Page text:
18 Tishrei 5782 / Friday, September 24, 2021 | Torah Reading: Sukkot
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Lightening the Load    

Lightening the Load

Translated by Rabbi Lazer Brody - Rebbe Nachman of Breslev teaches that that one should not look at anything other than the day at hand, and even the particular hour…


At every moment, a person has the free choice of clinging to Hashem and to emuna, for there's no place in the world where a person can't reach out for Hashem. Hashem is everywhere, even in the lowest and most desolate places on earth.
Therefore, when a person clings to the simple faith that everything comes from Hashem, then he's not in concealment at all. No matter how he falls or fails, if he believes that his setback comes from Hashem and continues to serve Hashem with joy, then Hashem has no sorrow. Hashem's only sorrow is when people don't believe that everything is from Him and for the very best – failures, setbacks, ups, downs, everything!
"If you had only come on the prescribed day, you would have taken me out of here. And because of one day, you lost…"
Here, Rebbe Nachman of Breslov is alluding to a passage in Psalm 95, "Today, if you heed His voice," which he elaborates in Likutei Moharan I:272, as follows:
"'Today, if you heed His voice,' is an important guideline in the service of Hashem, that one should not look at anything other than the day at hand. Both in the business of making a living and seeking ones needs, one shouldn't think from one day to the next, as our holy books say. The same goes for the service of Hashem. One should not regard anything other than that particular day and that particular hour. For when a person desires to enter in the service of Hashem, it seems to be a heavy weight that's impossible to carry. But, when one thinks only of the day at hand, he doesn't have a heavy load at all, and also won't push things off from today until tomorrow, saying: Tomorrow I'll begin, tomorrow I'll pray earnestly, and so forth with other tasks. A person has nothing in his world other than the particular day and hour at hand, for tomorrow is an entirely different world. 'Today, if you heed His voice,' – 'today' specifically, and understand."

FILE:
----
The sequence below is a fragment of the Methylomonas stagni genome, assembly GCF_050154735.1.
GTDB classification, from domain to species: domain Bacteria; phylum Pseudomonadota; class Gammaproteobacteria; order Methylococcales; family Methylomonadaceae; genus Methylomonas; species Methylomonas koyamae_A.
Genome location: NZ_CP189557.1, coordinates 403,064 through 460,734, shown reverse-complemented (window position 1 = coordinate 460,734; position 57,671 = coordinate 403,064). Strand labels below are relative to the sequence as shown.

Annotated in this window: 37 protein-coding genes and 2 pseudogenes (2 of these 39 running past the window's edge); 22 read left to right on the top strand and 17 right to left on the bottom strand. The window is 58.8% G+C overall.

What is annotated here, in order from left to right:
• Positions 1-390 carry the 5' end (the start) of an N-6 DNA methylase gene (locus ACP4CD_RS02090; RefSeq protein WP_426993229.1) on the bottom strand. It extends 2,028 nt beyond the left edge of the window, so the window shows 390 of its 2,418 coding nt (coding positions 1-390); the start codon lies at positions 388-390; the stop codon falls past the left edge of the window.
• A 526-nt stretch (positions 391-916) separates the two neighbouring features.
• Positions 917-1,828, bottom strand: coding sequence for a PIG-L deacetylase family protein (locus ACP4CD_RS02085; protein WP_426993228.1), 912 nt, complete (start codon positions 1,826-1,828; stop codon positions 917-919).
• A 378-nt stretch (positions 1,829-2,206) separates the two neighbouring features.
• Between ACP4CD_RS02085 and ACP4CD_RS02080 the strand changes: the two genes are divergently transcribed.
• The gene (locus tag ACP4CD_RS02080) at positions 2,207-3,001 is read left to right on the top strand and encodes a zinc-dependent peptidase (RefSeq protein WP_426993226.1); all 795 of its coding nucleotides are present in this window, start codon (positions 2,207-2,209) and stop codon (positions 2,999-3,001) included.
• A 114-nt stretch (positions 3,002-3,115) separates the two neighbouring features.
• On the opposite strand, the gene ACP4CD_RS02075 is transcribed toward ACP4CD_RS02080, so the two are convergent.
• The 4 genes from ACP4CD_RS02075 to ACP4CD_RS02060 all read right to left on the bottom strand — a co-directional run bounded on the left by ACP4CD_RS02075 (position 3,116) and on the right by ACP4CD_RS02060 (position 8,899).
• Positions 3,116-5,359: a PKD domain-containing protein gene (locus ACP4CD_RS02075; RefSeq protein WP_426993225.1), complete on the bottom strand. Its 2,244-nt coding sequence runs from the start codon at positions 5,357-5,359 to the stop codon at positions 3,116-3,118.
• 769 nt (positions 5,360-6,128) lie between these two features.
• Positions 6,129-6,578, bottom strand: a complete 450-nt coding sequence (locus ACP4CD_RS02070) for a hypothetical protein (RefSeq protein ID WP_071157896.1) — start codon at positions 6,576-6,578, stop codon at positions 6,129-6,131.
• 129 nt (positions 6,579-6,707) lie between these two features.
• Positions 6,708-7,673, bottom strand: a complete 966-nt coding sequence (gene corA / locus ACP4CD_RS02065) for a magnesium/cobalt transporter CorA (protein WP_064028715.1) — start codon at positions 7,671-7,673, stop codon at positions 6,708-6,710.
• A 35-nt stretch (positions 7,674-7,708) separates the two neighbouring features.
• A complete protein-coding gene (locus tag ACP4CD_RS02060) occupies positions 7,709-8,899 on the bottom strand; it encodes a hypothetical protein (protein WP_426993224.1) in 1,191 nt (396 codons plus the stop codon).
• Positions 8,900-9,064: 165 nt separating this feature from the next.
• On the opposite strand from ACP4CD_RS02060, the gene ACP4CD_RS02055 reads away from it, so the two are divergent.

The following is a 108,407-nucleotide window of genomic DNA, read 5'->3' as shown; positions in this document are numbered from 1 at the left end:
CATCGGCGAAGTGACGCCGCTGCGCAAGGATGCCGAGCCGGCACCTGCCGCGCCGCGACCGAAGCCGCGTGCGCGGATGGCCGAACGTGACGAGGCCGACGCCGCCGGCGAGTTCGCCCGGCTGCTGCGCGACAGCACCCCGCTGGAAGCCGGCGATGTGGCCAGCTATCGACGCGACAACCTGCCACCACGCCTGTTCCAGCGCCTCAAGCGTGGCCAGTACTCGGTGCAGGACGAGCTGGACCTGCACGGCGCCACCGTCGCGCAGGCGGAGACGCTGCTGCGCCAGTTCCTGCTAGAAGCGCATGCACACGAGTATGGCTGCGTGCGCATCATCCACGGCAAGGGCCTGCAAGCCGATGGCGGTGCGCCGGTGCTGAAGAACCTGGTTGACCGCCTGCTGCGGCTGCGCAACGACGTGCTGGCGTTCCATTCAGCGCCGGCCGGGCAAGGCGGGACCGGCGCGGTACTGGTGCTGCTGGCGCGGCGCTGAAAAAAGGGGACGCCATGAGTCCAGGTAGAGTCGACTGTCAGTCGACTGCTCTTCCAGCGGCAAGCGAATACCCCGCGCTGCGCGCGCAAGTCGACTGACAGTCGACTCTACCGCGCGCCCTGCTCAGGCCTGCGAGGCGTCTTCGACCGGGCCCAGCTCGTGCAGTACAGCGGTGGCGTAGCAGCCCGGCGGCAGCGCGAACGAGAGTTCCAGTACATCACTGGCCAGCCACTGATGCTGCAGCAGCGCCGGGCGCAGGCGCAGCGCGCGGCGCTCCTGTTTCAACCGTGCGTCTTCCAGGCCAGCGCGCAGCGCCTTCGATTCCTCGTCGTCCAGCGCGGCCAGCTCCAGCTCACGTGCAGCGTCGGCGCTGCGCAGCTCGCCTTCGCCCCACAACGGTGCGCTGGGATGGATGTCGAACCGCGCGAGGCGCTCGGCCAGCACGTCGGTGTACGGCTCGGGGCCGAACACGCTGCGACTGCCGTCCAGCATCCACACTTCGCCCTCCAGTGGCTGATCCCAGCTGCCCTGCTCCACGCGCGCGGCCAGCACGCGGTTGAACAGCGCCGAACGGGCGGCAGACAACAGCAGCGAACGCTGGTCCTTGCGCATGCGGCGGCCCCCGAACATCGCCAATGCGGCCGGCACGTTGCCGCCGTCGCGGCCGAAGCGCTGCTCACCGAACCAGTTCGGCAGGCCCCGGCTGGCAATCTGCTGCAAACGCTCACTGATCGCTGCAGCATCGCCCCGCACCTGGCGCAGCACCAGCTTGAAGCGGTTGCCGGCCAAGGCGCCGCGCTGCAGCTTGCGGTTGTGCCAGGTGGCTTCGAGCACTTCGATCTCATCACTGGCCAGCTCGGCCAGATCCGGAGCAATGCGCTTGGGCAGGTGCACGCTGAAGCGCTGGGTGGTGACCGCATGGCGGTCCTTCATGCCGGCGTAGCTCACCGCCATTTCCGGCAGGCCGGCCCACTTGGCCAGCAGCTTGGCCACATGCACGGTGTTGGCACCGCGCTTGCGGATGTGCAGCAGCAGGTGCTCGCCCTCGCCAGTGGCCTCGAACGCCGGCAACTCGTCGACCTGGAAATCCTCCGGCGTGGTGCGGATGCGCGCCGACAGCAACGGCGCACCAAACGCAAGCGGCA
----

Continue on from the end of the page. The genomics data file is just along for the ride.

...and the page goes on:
When a person is occupied with something, whether a mundane task or a spiritual one, he should concentrate on the present task and not think about anything else. Rebbe Nathan of Breslov instructed his son Yitzchak, who worked as a postal clerk and was confused about the best way of meeting all his obligations, the best way to serve Hashem. He said: "When you work at the post office, concentrate on your work, to prevent mistakes. But, the minute you leave the post office, forget completely about your work and focus all your thoughts on Hashem and on His Divine service."
Rebbe Nathan also wrote that this advice was the only way that Rebbe Nachman succeeded in accomplishing what he accomplished (see Shivchei Haran, 14):
"His daily workload was enormous and very difficult. It was so difficult that he could barely withstand the heaviness of the yoke of his responsibilities. Only by this advice could he continue with his work, namely, that each day, he'd think that he had no other concerns other than that particular day, and that way, he could carry the weight of that day's responsibilities. For a person is capable of doing anything in the world on one particular day, since it's only a single day; then, on the morrow, he would only look at that day.
"He acted this way always, never thinking about anything but that particular day, and that way, he could carry the load that was so heavy. Without this, he couldn't have withstood the strain of his many activities in the service of Hashem, each done with tremendous strain and effort, which would have added up to an impossible load. The only way he succeeded was with this advice – not to think of anything other than that particular day."
Why carry a bigger load than you have to? When you only think of the day at hand, the load is a lot lighter.
This is what the princess says to the viceroy: "And because of one day, you lost." Since your service of Hashem wasn't "one day," in other words, since you didn't focus exclusively on the day at hand, you failed. You only have today – nothing else – so concentrate on your present task. If you'd have focused on what you were supposed to do, you wouldn't have strayed aside to eat a forbidden apple, and you would have redeemed me.
To be continued.

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